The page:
Gram Parsons And The Fallen Angels, Live, 1973

Gene Hyde

WHEN GRAM PARSONS JOINED Roger McGuinn and Chris Hillman in the Byrds, rock music changed forever. The August 1968 release of Sweetheart Of The Rodeo goes down in history as the first true country-rock record, beating out Dylan’s Nashville Skyline by a year. Parsons, a Southern-born, Harvard-educated musical visionary, found a willing musical ally in Hillman, a former bluegrass player, and McGuinn brought his 12-string guitar along for the ride. Parsons’ tenure in the Byrds was short-lived, however. He left before Sweetheart was released and went on to form the Flying Burrito Brothers, with Hillman joining him soon afterward.
Sweetheart is a legitimate landmark in rock music, with its guitars, pedal steel, mandolin, and fiddles heralding a country-rock revolution. The tunes draw deeply on Parsons’ broad knowledge of Southern music, and include traditional country numbers (“I Am A Pilgrim”), a tune by the Louvin Brothers (“The Christian Life”), the honky-tonk “You’re Still on My Mind,” Woody Guthrie’s “Pretty Boy Floyd,” and Merle Haggard’s “Life in Prison.” Two Dylan tunes opened and closed the original record, with a pair of Gram Parsons selections (“Hickory Wind” and “One Hundred Years From Now”) highlighting the set.

Columbia’s repackaged, remastered reissue cleans up the original sound quality while adding seven bonus cuts. Due to bizarre contractual circumstances, four tunes on the original album featured McGuinn’s lead vocals on songs that were slated to have Parsons at the mike. Four of the bonus cuts feature the rehearsal versions of these songs, with Gram on lead vocals. Parsons purists will finally feel redeemed.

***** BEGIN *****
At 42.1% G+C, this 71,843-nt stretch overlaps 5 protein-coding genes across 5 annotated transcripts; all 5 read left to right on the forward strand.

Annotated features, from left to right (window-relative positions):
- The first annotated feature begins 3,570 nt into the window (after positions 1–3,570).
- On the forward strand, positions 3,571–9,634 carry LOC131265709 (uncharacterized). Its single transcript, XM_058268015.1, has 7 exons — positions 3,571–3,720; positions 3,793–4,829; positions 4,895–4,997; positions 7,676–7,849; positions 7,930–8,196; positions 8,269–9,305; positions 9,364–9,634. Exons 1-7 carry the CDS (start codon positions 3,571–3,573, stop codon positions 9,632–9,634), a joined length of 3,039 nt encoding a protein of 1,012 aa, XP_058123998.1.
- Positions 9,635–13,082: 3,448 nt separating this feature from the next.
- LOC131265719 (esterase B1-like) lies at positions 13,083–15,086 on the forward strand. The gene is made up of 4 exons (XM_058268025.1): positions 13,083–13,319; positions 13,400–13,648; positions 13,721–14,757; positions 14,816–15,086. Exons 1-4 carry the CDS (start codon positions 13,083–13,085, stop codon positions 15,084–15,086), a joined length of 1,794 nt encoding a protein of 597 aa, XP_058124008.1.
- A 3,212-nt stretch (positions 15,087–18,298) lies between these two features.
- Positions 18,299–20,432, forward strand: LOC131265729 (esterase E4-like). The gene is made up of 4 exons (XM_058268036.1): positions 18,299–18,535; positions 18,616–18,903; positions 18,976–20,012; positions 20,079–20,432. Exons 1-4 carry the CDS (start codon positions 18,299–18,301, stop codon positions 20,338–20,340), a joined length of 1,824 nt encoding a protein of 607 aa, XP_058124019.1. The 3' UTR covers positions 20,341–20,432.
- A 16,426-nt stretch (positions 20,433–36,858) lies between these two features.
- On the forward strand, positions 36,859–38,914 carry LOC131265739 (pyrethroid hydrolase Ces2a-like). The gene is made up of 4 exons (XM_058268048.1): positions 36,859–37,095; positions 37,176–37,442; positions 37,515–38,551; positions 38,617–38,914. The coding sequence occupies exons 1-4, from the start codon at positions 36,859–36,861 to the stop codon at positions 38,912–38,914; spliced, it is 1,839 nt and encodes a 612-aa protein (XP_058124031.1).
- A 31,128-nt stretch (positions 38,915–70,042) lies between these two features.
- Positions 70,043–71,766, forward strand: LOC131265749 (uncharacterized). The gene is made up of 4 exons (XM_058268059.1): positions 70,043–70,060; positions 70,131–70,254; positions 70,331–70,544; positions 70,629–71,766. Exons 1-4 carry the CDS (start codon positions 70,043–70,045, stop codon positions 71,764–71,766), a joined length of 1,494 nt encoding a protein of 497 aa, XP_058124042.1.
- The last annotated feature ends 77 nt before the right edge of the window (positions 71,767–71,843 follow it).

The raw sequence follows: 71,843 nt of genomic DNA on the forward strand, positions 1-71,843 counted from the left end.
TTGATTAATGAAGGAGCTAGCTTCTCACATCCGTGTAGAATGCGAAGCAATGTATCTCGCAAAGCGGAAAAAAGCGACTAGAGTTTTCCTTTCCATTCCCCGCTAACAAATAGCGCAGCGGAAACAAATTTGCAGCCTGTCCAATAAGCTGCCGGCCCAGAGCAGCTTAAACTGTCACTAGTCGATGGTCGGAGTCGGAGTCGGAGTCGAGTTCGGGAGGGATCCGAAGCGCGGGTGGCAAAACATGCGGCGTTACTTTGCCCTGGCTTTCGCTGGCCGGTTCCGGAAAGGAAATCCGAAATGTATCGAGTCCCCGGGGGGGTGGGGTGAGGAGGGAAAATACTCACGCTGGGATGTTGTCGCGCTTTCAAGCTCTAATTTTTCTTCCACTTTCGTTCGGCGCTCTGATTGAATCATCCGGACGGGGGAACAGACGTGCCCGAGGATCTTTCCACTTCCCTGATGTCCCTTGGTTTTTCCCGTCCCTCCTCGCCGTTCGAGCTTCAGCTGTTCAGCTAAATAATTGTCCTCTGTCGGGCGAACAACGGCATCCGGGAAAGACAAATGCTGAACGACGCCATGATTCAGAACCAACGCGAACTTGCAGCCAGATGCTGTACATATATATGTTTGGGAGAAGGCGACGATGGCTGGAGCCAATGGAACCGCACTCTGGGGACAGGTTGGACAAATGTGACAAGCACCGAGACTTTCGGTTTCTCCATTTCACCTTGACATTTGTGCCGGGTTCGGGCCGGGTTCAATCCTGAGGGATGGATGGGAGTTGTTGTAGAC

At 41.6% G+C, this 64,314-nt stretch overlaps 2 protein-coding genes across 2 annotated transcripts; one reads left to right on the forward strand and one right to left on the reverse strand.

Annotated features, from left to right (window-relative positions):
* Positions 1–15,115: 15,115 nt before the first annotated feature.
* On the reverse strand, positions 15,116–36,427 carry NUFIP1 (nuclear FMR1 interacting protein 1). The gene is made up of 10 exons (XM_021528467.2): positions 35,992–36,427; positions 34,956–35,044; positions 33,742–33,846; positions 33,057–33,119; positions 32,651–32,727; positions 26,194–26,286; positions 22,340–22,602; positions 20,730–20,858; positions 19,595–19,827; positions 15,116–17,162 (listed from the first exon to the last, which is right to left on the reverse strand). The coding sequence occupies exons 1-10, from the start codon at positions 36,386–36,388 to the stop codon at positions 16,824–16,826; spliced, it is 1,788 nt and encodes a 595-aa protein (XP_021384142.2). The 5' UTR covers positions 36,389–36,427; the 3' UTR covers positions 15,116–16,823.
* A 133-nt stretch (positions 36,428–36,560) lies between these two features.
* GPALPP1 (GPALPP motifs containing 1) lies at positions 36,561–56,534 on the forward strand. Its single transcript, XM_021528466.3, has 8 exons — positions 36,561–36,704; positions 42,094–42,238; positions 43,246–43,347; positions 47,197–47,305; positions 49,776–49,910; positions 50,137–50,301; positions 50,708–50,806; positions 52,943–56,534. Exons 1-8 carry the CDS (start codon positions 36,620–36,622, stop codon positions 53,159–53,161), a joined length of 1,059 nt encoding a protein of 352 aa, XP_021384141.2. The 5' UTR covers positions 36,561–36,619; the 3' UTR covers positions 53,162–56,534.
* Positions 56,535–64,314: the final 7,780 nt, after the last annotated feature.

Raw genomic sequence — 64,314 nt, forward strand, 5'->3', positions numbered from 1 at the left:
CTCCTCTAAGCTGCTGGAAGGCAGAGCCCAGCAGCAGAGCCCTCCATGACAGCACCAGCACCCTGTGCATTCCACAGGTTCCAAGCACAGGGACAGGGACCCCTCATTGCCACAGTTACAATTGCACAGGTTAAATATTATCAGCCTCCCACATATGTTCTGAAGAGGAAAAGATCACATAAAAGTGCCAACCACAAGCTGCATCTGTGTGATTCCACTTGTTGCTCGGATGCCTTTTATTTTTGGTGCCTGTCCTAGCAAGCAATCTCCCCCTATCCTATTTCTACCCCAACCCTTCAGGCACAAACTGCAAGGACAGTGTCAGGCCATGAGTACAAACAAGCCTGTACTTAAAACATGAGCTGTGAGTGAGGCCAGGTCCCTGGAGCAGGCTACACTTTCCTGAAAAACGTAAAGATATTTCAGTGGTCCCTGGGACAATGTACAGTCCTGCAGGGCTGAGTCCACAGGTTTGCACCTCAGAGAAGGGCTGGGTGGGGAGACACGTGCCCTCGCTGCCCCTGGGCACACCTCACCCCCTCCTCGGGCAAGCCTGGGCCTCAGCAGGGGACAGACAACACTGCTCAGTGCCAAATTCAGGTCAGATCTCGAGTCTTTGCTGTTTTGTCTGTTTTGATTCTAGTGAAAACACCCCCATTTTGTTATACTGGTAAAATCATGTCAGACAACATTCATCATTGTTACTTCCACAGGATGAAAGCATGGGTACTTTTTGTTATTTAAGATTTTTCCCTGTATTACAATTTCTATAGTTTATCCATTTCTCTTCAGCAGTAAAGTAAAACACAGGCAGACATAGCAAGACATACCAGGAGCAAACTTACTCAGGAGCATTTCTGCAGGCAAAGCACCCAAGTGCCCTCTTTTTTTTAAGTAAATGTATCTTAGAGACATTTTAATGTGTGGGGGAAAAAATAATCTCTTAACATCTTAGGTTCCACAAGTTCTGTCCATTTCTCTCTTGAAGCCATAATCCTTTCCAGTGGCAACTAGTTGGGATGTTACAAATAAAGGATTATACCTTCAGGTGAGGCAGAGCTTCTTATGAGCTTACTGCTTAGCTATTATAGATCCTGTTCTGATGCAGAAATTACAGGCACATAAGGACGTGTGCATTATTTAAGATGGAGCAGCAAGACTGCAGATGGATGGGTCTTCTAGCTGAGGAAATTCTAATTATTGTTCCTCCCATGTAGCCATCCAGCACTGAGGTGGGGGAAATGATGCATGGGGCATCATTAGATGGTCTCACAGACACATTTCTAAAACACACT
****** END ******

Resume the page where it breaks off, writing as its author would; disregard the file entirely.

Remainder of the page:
Here’s another treat for Parsons purists: Rhino’s reissue of the legendary (and relatively obscure) Gram Parsons and The Fallen Angels: Live 1973 brings a hot live set back into circulation. Recorded in March 1973, between the release of GP, his first solo album, and Grievous Angel, his second and final album, Live 1973 features Emmylou Harris on background vocals. Emmylou has remarked that she found her voice with Parsons, and her delivery is raw, young, and pure.

Parsons’ genius at assimilating various aspects of Southern music rings true throughout this disc, on both covers and Parsons originals. The recording quality isn’t great (Neil Flanz’s pedal steel is undermiked), but this is essential stuff, nonetheless. Not long after the recording of Grievous Angel, Parsons would die at the age of 26, a victim of his own fast living. (As an aside, Warner Brothers repackaged both GP and Grievous Angel as a single CD back in 1990, collecting two essential masterpieces on one disc.)

The synthesis of country and rock is taken for granted now — spend a few moments with the country top-40 and you’ll know this is so. Sweetheart Of The Rodeo got this twangin’, rockin’ ball rolling, and things haven’t been the same since.

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